The social media, especially in a country full of jobless youths like ours, is always a bee hive of everything, including nonsense. It’s always buzzing. You are inundated with all sorts of things, those worth checking out, and those best ignored. Gossip, and minding other people’s businesses, is by far the order of the day. So, when the news of another age-falsification saga by the winner of the recently concluded “most beautiful girl in Nigeria”, whatever that is really supposed to mean; hit social media, it was difficult to ignore.
I deliberately intend to leave out her name, as I am not really interested in the details. But it turned out that social media journalists, who have a lot of time for investigative scrutiny, (thankfully social media accounts mean anyone’s profile is often just a click away), sprung into action, doing what they know how to do best. This time, they came away with a fantastic scoop. They searched all the winner’s social accounts, obviously for news-worthy details, and their search paid off. On her instagram account was a picture, and an accompanying message which suggested that the picture was taken about seven years ago. That wasn’t the news. But the fact that she claims she is just 19. That leaves us with a simple deduction. She must have been 12 when she took the picture she posted online. Except that she looked anything but twelve. Infact, she didn’t look 15. Maybe 18, or even 19. But 12? Nah! So, if she couldn’t have been 12 seven years ago, then she possibly can’t be 19 today. But she claims to the whole world that she is innocently 19 years old.
A certain footballer tells us he is just 22 this year, and that he left Nigeria in 2002 at the age of 11. One day I met someone who said this same guy actually finished his senior school in this country, and that the fact remains that they were classmates in SS3. That was prior to 2002. Although he left the country that year, I was left wondering how he managed to conclude secondary education that early.
There’s a popular joke about another footballer who celebrated his 29th birthday, while his twin brother was equally celebrating his own 42nd!
We know of the spectacular declines of our talented winners of age-grade football competitions, especially the U-17. Many of them fizzled with time as they couldn’t cope with the demand their supposed age required of them. I won’t mention names, but we know them quite well.
I’m not really blaming those that falsify their ages. I blame the system. In the civil service for example, age falsification is rife. Some chunk off as much as ten full years off the days of their lives. So as to spend some extra years in service, and pocket more money. That’s criminal. But you need to critically examine the recruitment system. In most organisations, age limits are placed on those seeking fresh employment. Especially graduates. The most common is 26. By the time an average Nigerian is through from ASUU-infested studies, and NYSC, he or she is already 27! So most are left with little choice than to draw the hands of the clock backwards, and be born again. This time, four or five years after their real birth. That way, many have been able to scale the hurdle of the age barrier.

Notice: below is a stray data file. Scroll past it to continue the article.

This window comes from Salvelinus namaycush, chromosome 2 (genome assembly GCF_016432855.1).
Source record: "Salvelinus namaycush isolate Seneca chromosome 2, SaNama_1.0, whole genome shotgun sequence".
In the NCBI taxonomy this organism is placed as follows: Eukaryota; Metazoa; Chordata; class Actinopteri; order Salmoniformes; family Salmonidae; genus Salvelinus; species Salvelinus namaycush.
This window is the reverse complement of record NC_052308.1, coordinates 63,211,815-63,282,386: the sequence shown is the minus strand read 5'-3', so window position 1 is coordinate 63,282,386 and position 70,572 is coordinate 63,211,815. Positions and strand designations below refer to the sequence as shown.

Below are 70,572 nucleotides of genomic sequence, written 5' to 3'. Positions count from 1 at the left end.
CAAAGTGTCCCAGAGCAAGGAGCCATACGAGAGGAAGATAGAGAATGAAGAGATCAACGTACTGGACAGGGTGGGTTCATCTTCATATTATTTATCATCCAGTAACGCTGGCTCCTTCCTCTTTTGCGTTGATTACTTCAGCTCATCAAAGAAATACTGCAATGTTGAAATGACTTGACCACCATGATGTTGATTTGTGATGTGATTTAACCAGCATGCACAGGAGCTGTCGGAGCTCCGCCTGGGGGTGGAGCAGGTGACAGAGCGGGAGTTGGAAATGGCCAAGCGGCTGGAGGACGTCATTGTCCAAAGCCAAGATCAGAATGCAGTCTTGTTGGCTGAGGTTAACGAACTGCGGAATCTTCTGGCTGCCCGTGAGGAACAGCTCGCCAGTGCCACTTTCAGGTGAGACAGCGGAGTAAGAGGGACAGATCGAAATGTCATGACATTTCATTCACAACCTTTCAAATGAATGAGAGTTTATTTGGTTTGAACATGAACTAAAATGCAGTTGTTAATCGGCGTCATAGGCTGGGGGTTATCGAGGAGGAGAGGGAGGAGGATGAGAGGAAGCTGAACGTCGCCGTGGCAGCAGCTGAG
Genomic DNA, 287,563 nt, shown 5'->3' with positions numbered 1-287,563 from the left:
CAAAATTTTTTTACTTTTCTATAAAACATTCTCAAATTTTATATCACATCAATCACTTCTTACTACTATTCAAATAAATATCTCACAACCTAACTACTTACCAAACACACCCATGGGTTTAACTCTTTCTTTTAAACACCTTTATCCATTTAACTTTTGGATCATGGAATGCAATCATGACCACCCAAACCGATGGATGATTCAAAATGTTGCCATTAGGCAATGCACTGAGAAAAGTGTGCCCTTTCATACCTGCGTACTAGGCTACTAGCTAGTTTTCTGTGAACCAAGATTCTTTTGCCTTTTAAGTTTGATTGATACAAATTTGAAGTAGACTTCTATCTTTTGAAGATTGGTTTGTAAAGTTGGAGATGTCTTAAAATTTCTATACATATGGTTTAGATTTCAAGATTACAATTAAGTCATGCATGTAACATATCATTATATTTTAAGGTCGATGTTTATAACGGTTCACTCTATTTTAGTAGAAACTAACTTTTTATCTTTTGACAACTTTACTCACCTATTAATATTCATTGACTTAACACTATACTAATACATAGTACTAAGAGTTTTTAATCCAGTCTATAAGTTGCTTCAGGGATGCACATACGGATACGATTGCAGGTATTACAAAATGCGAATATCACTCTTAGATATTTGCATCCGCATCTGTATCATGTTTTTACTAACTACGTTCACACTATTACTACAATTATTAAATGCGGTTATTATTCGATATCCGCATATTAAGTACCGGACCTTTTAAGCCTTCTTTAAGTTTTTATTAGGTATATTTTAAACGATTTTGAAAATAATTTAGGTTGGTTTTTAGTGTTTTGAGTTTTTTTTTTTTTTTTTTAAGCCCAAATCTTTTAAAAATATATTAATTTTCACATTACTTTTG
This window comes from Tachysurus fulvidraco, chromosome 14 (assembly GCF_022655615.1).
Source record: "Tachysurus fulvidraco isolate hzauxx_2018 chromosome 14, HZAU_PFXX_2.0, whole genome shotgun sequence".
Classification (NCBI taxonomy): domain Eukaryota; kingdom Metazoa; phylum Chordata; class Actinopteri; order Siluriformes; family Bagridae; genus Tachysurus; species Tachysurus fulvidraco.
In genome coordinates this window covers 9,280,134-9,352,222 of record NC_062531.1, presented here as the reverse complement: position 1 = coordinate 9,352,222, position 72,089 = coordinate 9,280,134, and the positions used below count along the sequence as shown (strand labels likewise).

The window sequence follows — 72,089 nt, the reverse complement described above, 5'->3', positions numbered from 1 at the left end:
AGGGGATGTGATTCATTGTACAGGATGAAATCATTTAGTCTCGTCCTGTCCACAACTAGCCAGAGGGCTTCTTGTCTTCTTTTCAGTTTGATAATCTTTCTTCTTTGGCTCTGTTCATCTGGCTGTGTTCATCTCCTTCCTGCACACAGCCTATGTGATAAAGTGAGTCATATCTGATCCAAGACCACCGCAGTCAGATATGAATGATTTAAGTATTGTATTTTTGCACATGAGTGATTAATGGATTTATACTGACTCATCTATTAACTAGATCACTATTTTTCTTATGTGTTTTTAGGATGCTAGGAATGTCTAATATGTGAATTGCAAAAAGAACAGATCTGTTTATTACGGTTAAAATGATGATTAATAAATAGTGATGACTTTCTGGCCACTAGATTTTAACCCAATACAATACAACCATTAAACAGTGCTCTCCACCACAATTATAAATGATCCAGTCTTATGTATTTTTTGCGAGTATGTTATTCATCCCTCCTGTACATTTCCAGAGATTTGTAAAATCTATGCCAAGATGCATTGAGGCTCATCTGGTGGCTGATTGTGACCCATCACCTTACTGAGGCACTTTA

If anyone has ever been employed only after falsifying the age, and that person proved effective for the job in question, then the joke is on the employers. If a 30 year old man can do a job effectively, why do you think a 25 year old would do a better job. Or, why must he tell you he is 24 before you employ him? In the case of the ‘most beautiful girl’ saga, if judges found her beautiful enough, and even presentable and intelligent enough to claim the prize, at whatever age she really is, why do they think she really had to be younger than that to be worthy of such honour. I realised the organisers set the age limit for between 18 and 25. The winner chose 19, and walked away with the crown. Whereas, she could as well be thirthy! So, who’s the fool? The organisers of course. They chose to be fooled as well my being myopic to assume ladies beyond 25 can’t be presentable, just like most companies err by shutting their doors to anyone above 26 who doesn’t already have years of experience.
Age limit is discrimination. Pure and simple. In UK CVs, date of birth is never required. Just as any employer should generate outrage by claiming he can only employ people from a particular tribe, so should organisations who set age limits for those that should apply for vacancies. Because being older is not a crime. It is only in competitions meant for certain age grades that it becomes an offence to participate if you fall outside the age requirement. But in a country like Nigeria, even age grade competition attracts age cheats. That’s because our system has already been wired in such a way that, you are almost always forced to subtract out of your years to qualify for basic favours, as if growing older is equal to breaking a law.
There must be a review of our societal laws to stop this unfortunate discrimination against older people. Job offers should be only about competence and not age. And organisers of beauty pagents should discourage age cheats by simply throwing the doors open to those who think they are still pretty and presentable enough to be beauty queens. Even if they are sixty! Afterall, that’s why they have judges.
Olufemi Ogunseye is a journalist. Follow on twitter @olufemisp.